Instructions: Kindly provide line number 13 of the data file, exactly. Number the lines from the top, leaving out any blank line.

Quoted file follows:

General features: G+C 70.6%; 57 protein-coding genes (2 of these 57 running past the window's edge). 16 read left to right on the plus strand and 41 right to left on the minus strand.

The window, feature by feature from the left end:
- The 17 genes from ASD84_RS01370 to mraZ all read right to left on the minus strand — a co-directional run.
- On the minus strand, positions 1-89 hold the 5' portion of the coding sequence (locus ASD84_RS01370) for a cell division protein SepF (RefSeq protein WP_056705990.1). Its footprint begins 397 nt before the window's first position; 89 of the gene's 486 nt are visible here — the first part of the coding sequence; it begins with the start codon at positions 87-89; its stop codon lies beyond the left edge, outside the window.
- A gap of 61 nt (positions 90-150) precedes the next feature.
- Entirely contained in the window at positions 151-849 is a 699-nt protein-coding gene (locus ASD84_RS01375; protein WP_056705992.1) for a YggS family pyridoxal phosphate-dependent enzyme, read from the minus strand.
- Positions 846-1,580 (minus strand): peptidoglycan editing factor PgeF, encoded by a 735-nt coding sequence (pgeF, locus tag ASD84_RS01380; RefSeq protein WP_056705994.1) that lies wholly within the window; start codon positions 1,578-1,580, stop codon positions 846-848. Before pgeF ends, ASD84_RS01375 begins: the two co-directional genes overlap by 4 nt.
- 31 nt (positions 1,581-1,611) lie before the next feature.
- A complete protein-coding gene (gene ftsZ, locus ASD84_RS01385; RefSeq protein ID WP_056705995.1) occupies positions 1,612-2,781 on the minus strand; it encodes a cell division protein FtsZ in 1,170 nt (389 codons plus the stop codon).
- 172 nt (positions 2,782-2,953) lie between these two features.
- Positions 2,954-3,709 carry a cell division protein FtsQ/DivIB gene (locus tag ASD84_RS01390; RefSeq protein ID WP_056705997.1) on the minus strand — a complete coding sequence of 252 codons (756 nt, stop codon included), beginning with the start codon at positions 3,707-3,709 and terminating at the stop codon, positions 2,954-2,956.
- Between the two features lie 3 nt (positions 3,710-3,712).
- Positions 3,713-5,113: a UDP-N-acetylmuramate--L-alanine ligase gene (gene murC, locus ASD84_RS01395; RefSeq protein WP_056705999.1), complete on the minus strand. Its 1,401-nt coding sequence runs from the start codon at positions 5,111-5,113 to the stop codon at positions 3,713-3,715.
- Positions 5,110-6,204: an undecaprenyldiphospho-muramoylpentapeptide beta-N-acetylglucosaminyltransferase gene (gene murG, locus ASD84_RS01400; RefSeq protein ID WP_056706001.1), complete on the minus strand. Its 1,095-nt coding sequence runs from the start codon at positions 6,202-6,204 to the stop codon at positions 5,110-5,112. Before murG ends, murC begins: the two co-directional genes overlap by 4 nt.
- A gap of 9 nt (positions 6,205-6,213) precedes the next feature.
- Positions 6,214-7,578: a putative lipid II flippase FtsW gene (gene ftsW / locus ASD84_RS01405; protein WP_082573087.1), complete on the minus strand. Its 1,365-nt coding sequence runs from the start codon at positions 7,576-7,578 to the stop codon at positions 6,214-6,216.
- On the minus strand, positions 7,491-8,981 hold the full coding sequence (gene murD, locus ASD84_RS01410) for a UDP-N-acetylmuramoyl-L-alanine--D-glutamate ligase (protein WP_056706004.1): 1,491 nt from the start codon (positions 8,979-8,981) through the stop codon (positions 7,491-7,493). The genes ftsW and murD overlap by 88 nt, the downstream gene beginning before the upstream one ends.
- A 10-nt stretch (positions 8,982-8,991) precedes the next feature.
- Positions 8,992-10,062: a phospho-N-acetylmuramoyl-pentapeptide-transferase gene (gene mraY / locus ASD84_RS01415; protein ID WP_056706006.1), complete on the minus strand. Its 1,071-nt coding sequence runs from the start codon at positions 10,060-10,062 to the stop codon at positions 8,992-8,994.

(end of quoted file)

- Positions 3,713-5,113: a UDP-N-acetylmuramate--L-alanine ligase gene (gene murC, locus ASD84_RS01395; RefSeq protein WP_056705999.1), complete on the minus strand. Its 1,401-nt coding sequence runs from the start codon at positions 5,111-5,113 to the stop codon at positions 3,713-3,715.